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How to Check Your Business Credit Score

When you apply for a loan as an individual, the lender checks your personal credit scores.

But what happens when you run a business needs to borrow money? Does the system use the same credit scoring models? 

The business credit scoring industry isn’t as straightforward. It’s less talked about than the personal credit scoring industry. Even so, business lenders may want to check your business’s credit. 

Look:

Credit is still tracked, reported and scored for businesses. The rules are completely different, though. 

Having knowledge about business credit before you take out a business loan could help you make smarter decisions.

Here’s what you need to know as a small business owner. 

Who Keeps Track of Your Business Credit?

Currently, there are three major business credit reporting agencies. They are:

  • Dunn & Bradstreet
  • Experian
  • Equifax

Other companies also track business credit information and offer credit scores. However, these three are the major players in the space at this time.

Each company collects data about your business separately. They don’t work together, so the information at each agency may be different.

They use the data they collect to provide unique business credit scores. 

What Is a Business Credit Score?

A business credit score is a measure of your business’s creditworthiness. Business credit scores represent your credit risk to potential lenders.

Each business credit scoring company uses different models and methodologies to come up with your credit scores.

Within each company, there may be several credit scoring models. Each model represents varying types of credit risk. 

For example, one model may predict the likelihood of your business failing. Another model may predict when you pay your bills compared to their due dates.

This means:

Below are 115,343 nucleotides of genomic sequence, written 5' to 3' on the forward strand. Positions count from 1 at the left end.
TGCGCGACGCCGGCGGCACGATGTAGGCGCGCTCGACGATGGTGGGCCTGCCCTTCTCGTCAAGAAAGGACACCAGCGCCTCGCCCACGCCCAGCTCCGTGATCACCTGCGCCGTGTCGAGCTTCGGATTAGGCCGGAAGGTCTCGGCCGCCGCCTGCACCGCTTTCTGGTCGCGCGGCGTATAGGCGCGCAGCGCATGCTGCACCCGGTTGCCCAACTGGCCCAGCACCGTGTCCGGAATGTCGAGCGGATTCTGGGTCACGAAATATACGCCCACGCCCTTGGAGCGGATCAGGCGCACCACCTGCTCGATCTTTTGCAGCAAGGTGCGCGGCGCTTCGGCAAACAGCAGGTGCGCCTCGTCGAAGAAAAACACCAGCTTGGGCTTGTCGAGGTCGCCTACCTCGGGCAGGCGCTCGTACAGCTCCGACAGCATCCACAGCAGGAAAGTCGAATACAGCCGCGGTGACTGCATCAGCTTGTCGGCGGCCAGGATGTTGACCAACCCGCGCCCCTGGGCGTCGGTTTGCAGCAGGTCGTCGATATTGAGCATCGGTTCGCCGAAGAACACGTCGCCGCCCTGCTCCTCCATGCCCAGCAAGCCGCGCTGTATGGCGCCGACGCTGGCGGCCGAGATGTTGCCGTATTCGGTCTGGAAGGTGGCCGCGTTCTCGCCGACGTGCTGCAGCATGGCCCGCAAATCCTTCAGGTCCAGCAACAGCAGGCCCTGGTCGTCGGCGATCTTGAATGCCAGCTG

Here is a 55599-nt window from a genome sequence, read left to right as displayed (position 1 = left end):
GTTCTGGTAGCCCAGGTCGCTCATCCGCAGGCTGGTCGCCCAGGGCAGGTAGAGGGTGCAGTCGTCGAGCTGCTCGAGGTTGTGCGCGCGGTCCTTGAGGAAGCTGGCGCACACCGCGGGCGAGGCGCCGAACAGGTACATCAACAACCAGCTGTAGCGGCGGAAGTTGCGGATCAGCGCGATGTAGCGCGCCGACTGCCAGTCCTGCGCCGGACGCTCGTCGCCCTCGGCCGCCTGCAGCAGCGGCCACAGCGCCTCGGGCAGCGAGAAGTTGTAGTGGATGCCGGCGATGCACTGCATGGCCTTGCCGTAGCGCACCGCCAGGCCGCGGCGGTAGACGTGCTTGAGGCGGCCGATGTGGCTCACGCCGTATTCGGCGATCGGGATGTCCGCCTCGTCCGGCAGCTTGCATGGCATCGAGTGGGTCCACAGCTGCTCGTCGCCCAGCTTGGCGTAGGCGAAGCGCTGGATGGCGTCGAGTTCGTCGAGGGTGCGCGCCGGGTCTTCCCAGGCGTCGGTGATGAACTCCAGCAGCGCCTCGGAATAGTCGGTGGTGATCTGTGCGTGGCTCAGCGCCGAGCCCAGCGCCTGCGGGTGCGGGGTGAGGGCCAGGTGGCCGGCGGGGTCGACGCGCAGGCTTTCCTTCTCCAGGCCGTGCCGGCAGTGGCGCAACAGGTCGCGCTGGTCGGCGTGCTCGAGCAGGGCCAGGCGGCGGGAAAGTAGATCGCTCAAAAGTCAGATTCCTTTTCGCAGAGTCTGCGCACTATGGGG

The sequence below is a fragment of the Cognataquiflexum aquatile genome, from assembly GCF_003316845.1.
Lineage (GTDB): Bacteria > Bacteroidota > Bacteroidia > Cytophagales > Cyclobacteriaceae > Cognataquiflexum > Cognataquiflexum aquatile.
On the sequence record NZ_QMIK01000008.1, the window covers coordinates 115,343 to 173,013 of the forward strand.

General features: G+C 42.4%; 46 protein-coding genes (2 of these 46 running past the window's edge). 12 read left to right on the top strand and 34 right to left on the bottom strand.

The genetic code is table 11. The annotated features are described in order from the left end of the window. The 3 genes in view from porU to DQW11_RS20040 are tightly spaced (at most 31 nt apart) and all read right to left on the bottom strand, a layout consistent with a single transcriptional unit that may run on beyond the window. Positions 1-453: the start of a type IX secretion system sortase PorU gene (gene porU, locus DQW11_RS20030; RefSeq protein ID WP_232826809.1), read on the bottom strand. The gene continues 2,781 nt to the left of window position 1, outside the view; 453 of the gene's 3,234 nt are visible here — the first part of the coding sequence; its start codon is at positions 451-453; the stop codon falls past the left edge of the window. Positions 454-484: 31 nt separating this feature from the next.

A good business credit score will vary depending on the score used. A good score may mean different things, too.

A certain number may represent an amazing business credit score on one scoring model. That same number may be an awful credit score when using a different model. 

Lenders use these business credit scores as one factor in determining whether to lend you money. It can influence how much lenders charge you to borrow the money, too.

How Business Credit Scores Work

Each business credit reporting agency has its own credit scoring formulas.

The specifics of the scoring formulas and how they work are important. Focusing on good credit health for your business should help your scores in most cases. 

Knowing what is factored into these business credit scoring formulas can help you work to build and improve your score.

Some focus mostly on payment history. Others include other factors.

In general, the factors that predict creditworthiness fall into these types of categories:

  • Payment history
  • Credit currently available to your business
  • How much of your credit your business is using
  • Length of credit history
  • Size of your company
  • Negative financial information such as delinquent payments on invoices or charge offs
  • Legal filings
  • Public records

If you focus on maintaining positive credit behaviors for these categories, your scores may grow.